From that information along with the materials and the design of the pipe I am pretty confident in saying that it was made in the early 20th century when the company was managed by Paul Vuillard who took the initiative to start making pipes. An interesting note is that from 1914-1918 The Henri Vuillard Factory produced pipes for the French Army. The article says that at that time they had between 170-180 employees.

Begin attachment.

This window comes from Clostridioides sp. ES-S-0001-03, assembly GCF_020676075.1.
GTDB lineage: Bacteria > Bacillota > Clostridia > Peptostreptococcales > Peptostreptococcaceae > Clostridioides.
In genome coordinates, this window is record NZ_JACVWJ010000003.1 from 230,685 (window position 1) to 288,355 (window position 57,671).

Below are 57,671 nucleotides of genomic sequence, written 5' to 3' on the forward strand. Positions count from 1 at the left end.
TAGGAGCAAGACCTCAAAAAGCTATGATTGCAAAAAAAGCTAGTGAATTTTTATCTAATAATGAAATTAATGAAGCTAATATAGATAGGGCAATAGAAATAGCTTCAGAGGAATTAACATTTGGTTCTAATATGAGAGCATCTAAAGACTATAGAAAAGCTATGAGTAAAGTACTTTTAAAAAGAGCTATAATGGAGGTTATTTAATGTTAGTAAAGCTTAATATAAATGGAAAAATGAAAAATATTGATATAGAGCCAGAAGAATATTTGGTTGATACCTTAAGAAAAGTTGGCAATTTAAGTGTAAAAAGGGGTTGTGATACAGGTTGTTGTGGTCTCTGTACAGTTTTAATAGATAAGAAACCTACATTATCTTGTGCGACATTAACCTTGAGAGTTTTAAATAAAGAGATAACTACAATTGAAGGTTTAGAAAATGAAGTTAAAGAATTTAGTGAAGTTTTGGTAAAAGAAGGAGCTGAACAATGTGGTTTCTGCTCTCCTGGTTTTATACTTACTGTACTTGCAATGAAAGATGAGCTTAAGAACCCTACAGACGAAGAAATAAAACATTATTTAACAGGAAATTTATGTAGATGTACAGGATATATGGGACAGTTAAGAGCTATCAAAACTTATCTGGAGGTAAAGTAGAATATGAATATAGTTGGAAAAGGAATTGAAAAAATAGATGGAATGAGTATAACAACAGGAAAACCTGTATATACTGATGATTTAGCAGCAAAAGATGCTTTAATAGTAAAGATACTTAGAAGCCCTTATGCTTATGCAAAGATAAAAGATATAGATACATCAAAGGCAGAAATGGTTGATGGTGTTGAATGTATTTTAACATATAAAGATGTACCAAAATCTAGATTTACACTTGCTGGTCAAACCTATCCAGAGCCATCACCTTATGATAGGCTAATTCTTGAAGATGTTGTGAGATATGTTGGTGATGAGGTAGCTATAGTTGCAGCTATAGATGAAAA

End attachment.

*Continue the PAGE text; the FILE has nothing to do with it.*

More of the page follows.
Armed with this new knowledge and an estimate of the age of the pipe I began to clean it up. The cake had been reamed already so I just cleaned up the walls of the bowl with the Savinelli Pipe Knife. I had removed the stem and the end cap so it was easy to hold the bowl and ream it.I cleaned the shank from the mortise to the end cap with pipe cleaners, cotton swabs and alcohol. The oils and tars that came out were not very dark and they did not smell like tobacco. It was almost as if they were the stain from the outside of the bowl. It did not matter though it took quite a few before the shank was clean all the way through.I cleaned the airway in the stem as well. It also was dirty. But as I cleaned off the exterior the cracks became more noticeable, particularly the one on the topside.I scrubbed the exterior of the bowl with acetone on cotton pads to remove the shellac coat. I was careful around the gold leaf in the stamping as I did not want to damage that area of the bowl. I put Vaseline on the threads of the bone tenon on the end cap and carefully turned it into the end of the shank. I polished the bone of the end cap with 1500-4000 grit micromesh sanding pads to smooth it out. I rubbed it down with some Obsidian Oil and let it dry. In the photo below you can see the fine cracks in the stem near the tenon end. This is also where the chips were. I drilled a tiny hole at each end of the crack on the top of the stem with a micro drill bit. I filled the holes and the crack with clear super glue. I used the clear super glue to also stabilize the other cracks on the sides of the stem and to build up the chipped areas on the underside of the stem. When the glue dried I sanded the stem with 220 grit sandpaper to smooth out the repairs and to begin to polish the stem. Once the repairs were smooth I wet sanded the stem with 1500-2400 grit micromesh sanding pads and gave the stem a coat of Obsidian Oil. I dry sanded it with 3200-4000 grit pads and gave it another coat of oil. I know the oil is made for vulcanite but I wanted to bring a little life to the horn. I finished sanding the stem with 6000-12000 grit pads and gave it a final coat of oil. I polished the gold band on the shank end with a jeweler’s cloth until it shone. I gave the briar several coats of Conservators Wax and hand buffed the bowl with a shoe brush when it dried. I decided not to buff this pipe on the wheel because I did not want to damage the gold leaf or the horn. I hand buffed it with a microfibre cloth and polished it until it shone. The finished pipe is shown in the photos that follow. It truly is a beautiful old pipe. I only wish that the horn was more perfect. The stem glows but I see the repaired cracks. Ah well it is better than having the stem splinter apart while using it. It should be good for another hundred plus years now. Thanks for looking.